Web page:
4 Steps To Help Boost Your Sales

4 Steps To Help Boost Your Sales

My Lessons Were Expensive – Here They Are for Free

When I started my small business, I made it a practice to visit five new prospective customers every day. My sales pitch was always the same. I would provide the details about my product and explain how it was better than what the competition offered. My success rate was low.

Many customers would cut me off before I had finished my rehearsed speech. Others, who were too polite to do that, would switch off. I knew that they were not really listening.

But my success rate gradually increased. Within a year, I reached a stage where I could spend less time on sales calls and more on other aspects of my business.

How did I do it? Here is what I learned:


this is the most important skill to master. In their haste to close a sale, many salespeople forget a basic truth. The sale is not about the product. Instead, it is about fulfilling a customer’s need.


“How does my product help the customer?” That is the question to be asked. It is not, “How can I sell to this customer?”


Don’t forget existing customers

I get about 60% of my sales from clients with whom I have dealt with earlier. Not only that, there are numerous times when an old customer has referred business to me. I make it a practice to keep in touch with all my customers.


In fact, many of them call me to tell me about leads that I should follow up on.



A sales call that seems to be going nowhere often results in new business. This has happened to me so many times that I have learned to keep on trying to close a sale even if all the signs seem negative.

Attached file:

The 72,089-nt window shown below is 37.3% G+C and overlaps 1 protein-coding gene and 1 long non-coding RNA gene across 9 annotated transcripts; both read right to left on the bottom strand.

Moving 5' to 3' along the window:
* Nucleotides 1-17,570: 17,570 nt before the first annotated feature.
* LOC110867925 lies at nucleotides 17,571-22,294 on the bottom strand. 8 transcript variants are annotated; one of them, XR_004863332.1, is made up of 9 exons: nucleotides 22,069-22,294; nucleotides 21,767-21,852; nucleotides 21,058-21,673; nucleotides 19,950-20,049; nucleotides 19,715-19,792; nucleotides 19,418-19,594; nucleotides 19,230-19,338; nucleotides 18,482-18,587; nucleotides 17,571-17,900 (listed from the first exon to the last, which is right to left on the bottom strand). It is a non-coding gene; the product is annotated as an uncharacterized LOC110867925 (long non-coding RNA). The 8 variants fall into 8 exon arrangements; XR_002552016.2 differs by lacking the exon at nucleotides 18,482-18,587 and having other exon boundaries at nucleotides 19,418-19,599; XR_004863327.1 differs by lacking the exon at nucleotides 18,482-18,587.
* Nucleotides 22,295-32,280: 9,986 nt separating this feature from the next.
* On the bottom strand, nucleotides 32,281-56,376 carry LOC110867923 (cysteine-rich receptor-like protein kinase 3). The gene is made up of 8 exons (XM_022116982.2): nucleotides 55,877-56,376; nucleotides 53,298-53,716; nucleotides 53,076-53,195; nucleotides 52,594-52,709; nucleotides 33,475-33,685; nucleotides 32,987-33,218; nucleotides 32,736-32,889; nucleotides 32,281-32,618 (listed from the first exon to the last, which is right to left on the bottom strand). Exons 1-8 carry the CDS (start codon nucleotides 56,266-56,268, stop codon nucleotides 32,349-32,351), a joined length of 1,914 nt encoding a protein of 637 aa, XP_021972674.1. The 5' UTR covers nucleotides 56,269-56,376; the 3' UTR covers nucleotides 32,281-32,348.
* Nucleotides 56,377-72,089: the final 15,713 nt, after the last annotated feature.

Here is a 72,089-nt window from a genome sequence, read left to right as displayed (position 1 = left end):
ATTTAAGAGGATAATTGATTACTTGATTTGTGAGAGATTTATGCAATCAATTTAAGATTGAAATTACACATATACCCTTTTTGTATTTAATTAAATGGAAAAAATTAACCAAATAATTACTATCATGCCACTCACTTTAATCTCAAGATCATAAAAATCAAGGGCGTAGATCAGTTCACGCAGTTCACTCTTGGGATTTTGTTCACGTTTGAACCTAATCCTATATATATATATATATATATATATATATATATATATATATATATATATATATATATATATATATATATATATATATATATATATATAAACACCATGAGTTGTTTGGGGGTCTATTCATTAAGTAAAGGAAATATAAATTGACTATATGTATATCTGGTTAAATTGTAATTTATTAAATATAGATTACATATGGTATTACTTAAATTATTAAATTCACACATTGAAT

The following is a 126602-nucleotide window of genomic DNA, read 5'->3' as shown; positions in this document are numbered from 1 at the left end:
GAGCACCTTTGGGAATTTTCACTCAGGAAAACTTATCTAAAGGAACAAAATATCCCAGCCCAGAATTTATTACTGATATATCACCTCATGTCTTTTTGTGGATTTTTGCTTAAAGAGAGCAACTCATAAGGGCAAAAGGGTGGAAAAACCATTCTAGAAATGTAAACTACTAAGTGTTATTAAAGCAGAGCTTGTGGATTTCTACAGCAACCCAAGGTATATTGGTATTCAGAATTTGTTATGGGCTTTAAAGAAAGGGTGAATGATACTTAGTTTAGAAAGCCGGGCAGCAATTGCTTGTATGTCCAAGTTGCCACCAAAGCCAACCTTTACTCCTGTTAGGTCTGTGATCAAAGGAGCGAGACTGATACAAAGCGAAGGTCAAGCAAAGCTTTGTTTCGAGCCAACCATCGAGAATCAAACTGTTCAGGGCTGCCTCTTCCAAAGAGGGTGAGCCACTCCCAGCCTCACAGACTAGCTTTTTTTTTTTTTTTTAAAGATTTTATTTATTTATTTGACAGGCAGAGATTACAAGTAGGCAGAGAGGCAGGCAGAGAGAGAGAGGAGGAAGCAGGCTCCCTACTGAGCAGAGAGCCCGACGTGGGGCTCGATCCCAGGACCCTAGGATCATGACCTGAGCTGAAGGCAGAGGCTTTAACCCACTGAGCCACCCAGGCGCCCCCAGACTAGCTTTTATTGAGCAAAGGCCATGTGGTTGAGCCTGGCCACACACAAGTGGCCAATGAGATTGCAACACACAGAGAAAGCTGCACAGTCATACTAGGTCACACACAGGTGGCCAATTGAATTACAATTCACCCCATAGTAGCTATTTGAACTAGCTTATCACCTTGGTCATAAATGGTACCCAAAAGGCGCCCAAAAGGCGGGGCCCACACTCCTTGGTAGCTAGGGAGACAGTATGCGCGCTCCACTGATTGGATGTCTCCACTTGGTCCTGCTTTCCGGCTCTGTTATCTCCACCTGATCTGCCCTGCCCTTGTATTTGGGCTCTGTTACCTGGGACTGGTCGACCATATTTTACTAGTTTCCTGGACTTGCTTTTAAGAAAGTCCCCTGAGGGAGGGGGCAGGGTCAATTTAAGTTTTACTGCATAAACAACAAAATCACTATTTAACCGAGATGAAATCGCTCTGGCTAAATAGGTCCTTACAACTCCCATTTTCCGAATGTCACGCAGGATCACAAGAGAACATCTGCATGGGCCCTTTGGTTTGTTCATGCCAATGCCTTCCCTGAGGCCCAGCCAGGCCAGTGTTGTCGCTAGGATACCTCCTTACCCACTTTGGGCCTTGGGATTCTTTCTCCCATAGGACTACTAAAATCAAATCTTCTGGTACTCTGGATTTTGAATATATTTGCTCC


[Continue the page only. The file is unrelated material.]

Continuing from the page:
A client’s indifference could be due to many reasons:


Too busy – the customer has other pressing issues to handle.


Wants a discount – sometimes a lower price will do the trick.


There have been times when I have closed sales where the client initially seemed to be absolutely unresponsive.


Build strong customer relationships

I have learned that loyal customers are like an extended sales force. But building client loyalty is a long and tedious process. Every visit or phone call will not result in new business.


However, the connections that I have built are one of my greatest strengths. A large part of my success is due to the associations that I have established over the years.


Finally, I have realized that it is essential to prepare for every sales meeting. What am I going to speak about? How well do I know the background of the customer? The time that I spend in preparation often gives me the insight that I need to close a sale.

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